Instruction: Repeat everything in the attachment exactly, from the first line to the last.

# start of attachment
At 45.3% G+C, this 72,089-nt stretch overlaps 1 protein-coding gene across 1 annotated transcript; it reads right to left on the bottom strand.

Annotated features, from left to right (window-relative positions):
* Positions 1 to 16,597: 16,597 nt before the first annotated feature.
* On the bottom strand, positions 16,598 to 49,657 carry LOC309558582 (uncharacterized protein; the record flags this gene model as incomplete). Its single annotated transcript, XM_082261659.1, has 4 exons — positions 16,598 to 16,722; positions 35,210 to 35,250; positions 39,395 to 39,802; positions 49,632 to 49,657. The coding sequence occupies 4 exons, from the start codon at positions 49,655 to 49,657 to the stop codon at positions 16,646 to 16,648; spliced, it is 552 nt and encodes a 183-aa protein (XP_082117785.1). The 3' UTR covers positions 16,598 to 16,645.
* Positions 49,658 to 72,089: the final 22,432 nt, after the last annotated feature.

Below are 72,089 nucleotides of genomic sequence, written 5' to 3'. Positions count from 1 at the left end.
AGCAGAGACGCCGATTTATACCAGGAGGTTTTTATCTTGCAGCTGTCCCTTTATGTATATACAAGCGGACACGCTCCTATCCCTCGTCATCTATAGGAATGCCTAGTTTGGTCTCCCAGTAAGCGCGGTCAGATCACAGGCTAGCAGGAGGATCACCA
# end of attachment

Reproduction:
At 45.3% G+C, this 72,089-nt stretch overlaps 1 protein-coding gene across 1 annotated transcript; it reads right to left on the bottom strand.

Annotated features, from left to right (window-relative positions):
* Positions 1 to 16,597: 16,597 nt before the first annotated feature.
* On the bottom strand, positions 16,598 to 49,657 carry LOC309558582 (uncharacterized protein; the record flags this gene model as incomplete). Its single annotated transcript, XM_082261659.1, has 4 exons — positions 16,598 to 16,722; positions 35,210 to 35,250; positions 39,395 to 39,802; positions 49,632 to 49,657. The coding sequence occupies 4 exons, from the start codon at positions 49,655 to 49,657 to the stop codon at positions 16,646 to 16,648; spliced, it is 552 nt and encodes a 183-aa protein (XP_082117785.1). The 3' UTR covers positions 16,598 to 16,645.
* Positions 49,658 to 72,089: the final 22,432 nt, after the last annotated feature.

Below are 72,089 nucleotides of genomic sequence, written 5' to 3'. Positions count from 1 at the left end.
AGCAGAGACGCCGATTTATACCAGGAGGTTTTTATCTTGCAGCTGTCCCTTTATGTATATACAAGCGGACACGCTCCTATCCCTCGTCATCTATAGGAATGCCTAGTTTGGTCTCCCAGTAAGCGCGGTCAGATCACAGGCTAGCAGGAGGATCACCA